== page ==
So, to find the
P
(
A
∪
B
) we can either
• Break up the set into 3 mutually exclusive sets
1.
A
∩
B
c
=
{
1
,
3
,
5
}
2.
A
∩
B
=
{
7
,
9
}
3.
A
c
∩
B
=
{
6
,
8
,
10
}
and by using the axioms
P
(
A
∪
B
) =
P
(
A
∩
B
c
) +
P
(
A
∩
B
) +
P
(
A
c
∩
B
)
• Add
P
(
A
) +
P
(
B
) but we need to subtract the probability of the intersection as that
probability was double counted since it is included within
A
and within
B
, leading to
P
(
A
∪
B
) =
P
(
A
) +
P
(
B
)

P
(
A
∩
B
)
.
Example 2.8
A sample of 1000 aluminum rods is taken and a quality check was per
formed on each rod’s diameter and length.
Diameter
Length
Too Thin
OK
Too Thick
Sum
Too Short
10
3
5
18
OK
38
900
4
942
Too Long
2
25
13
40
Sum
50
928
22
1000
•
P
(Diameter OK) = 928
/
1000 = 0
.
928
•
P
(Length OK) = 942
/
1000 = 0
.
942
•
P
(Diameter OK
∩
Length OK) = 900
/
1000 = 0
.
9
•
P
(Diameter OK
∪
Length OK) = 0
.
928 + 0
.
942

0
.
9 = 0
.
97
2.3
Counting Methods
Lemma
2.1
(Product Rule)
If the first task of an experiment can result in
n
1
possi
ble outcomes and for each such outcome, the second task can result in
n
2
possible
outcomes, and so forth up to
k
tasks, then the total number of ways to perform the
sequence of
k
tasks is
Q
k
i
=1
n
i
22
2.3. Counting Methods
Example 2.9
When buying a certain type and brand of car a buyer has the following
number of choices:
(2) Engine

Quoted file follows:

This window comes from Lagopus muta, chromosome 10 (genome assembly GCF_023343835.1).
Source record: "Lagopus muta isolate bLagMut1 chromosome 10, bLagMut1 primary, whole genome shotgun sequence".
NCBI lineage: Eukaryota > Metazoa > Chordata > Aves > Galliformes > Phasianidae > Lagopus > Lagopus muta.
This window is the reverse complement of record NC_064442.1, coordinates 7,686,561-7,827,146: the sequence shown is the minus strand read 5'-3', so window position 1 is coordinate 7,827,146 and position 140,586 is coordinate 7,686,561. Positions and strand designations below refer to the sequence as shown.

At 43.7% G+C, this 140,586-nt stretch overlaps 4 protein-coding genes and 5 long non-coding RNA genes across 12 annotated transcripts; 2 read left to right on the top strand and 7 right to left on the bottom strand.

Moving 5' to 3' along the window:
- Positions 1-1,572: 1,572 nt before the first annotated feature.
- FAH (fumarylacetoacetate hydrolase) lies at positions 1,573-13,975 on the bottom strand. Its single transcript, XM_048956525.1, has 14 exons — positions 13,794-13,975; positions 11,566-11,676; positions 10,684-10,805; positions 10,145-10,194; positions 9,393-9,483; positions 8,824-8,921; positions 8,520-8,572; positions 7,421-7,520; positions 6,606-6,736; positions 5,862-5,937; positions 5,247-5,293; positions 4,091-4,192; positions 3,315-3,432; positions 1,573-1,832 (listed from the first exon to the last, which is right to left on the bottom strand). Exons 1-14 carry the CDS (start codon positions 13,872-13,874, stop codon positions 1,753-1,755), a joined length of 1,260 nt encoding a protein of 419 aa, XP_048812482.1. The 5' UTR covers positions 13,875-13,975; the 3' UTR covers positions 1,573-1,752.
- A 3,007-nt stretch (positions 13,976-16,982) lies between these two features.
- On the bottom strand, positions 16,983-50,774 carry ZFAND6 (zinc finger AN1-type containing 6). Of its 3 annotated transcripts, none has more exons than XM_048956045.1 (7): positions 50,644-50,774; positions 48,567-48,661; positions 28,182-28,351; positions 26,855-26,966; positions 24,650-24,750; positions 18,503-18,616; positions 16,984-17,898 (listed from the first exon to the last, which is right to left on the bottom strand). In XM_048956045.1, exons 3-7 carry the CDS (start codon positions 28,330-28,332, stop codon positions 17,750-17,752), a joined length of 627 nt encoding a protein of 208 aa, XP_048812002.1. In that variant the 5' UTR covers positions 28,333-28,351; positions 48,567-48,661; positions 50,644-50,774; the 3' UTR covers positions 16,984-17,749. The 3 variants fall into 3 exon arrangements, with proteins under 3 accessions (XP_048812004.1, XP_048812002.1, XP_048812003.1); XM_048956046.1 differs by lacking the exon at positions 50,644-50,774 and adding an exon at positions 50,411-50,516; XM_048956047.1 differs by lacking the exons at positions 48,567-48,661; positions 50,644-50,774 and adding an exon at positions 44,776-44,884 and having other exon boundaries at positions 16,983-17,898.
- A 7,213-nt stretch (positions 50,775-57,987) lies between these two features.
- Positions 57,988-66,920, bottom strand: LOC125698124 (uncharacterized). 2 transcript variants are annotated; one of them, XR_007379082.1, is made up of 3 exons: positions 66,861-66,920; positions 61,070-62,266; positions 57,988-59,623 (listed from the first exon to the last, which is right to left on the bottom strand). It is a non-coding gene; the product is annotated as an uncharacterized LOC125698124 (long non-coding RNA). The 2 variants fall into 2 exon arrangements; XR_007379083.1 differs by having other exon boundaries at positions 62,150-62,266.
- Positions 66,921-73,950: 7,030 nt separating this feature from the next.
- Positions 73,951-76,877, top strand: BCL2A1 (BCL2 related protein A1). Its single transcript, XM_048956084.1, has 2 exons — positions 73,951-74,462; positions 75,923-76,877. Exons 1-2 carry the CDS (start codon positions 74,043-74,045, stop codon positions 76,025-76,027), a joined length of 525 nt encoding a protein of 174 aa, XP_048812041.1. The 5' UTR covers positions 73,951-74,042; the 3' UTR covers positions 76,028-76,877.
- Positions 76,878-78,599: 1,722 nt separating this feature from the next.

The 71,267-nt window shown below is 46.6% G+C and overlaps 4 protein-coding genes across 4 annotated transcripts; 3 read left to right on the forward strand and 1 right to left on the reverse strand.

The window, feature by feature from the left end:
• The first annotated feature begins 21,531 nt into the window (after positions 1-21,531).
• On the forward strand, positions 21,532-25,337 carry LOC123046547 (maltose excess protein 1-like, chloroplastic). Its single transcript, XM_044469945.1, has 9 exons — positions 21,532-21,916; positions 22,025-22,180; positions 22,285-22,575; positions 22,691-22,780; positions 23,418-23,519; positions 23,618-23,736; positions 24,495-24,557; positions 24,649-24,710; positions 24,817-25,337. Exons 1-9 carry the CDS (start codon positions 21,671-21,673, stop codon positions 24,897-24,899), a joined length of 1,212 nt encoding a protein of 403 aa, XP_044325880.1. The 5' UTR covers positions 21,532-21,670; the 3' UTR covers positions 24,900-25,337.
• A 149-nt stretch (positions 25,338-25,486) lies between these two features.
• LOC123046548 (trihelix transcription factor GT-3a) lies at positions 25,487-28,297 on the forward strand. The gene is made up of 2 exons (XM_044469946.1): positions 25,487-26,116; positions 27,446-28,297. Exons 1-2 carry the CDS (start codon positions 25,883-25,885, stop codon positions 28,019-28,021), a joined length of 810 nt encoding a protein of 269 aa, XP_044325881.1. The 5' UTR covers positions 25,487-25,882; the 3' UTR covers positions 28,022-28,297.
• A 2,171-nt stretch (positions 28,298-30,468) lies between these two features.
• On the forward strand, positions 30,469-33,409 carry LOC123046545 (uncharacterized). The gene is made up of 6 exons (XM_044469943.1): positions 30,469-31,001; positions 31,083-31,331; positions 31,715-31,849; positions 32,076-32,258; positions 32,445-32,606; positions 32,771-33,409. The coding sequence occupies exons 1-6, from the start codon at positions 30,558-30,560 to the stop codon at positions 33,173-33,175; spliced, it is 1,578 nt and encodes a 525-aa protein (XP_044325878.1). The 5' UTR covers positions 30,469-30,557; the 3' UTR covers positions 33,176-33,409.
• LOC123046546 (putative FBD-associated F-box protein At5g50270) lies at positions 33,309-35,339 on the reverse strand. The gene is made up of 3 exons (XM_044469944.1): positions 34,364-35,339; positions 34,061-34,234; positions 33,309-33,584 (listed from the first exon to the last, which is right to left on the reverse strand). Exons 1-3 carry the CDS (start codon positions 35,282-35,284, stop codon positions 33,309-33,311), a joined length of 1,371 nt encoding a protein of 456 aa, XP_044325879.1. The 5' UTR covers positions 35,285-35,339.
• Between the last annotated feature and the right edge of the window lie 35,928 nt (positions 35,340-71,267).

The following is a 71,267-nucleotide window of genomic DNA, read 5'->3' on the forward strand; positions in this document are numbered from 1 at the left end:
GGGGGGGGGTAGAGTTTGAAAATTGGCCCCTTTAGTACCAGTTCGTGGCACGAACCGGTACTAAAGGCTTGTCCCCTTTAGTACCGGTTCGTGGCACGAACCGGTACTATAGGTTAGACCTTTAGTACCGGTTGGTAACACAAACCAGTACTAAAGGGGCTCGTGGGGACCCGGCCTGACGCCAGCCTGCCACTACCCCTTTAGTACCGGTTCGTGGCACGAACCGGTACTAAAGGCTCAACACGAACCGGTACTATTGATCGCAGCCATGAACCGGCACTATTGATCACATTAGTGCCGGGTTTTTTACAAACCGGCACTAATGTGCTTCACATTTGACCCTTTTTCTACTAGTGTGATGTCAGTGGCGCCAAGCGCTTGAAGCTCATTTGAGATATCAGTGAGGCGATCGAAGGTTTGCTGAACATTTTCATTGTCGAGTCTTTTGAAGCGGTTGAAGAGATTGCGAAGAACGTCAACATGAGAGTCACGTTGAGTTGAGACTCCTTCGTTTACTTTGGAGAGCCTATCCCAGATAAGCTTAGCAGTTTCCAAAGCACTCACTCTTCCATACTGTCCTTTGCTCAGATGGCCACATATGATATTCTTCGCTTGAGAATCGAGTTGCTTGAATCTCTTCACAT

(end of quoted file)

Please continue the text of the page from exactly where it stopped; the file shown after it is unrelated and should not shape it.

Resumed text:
(5) Color
(4) Interior
Then, the total number of car choices, i.e. number of unique cars, is
2
×
5
×
4 = 40
.
Notation:
In mathematics, the factorial of a nonnegative integer
n
, denoted by
n
!, is the
product of all positive integers less than or equal to
n
, with 0! = 1
.
For example,
5! = 5
×
4
×
3
×
2
×
1 = 120
In
R
:
factorial(5)
2.3.1
Permutations
Definition
2.4
(Permutation)
Permutation
is the number of
ordered
arrangements, or
permutations, of
r
objects selected from
n
distinct objects (
r
≤
n
)
without replacement
.
It is given by,
P
n
r
=
n
!
(
n

r
)!
.
The number of permutations of
n
objects is
n
!
.
Example
2.10
Take the letters
A,B,C
. Then there are 3! = 6 possible permutations.
These are:
ABC,ACB,BAC,BCA,CAB,CBA
In e
ff
ect we have three “slots” in which to place the letters. There are 3 options for the
first slot, 2 for the second and 1 for the third. Hence we have 3
×
2
×
1 = 6 =
P
3
3
.
Example 2.11
Let
n
= 10 with
A,B,C,D,E,F,G,H,I,J
and we wish to select 5 letters at
random, where order is important. Then there are 5 slots with 10 choices for the first
slot, 9 for the second, 8 for the third, 7 for the fourth and 6 for the fifth. That is,
10
×
9
×
8
×
7
×
6 =
10!
5!
=
P
10
5
= 30240
.
Example 2.12
An election is held for a board consisting of 3 individuals out of a pool
of 40 candidates. There will be 3 positions of:
1. President
2. VicePresident
3. Secretary
Chapter 2. Probability and Random Variables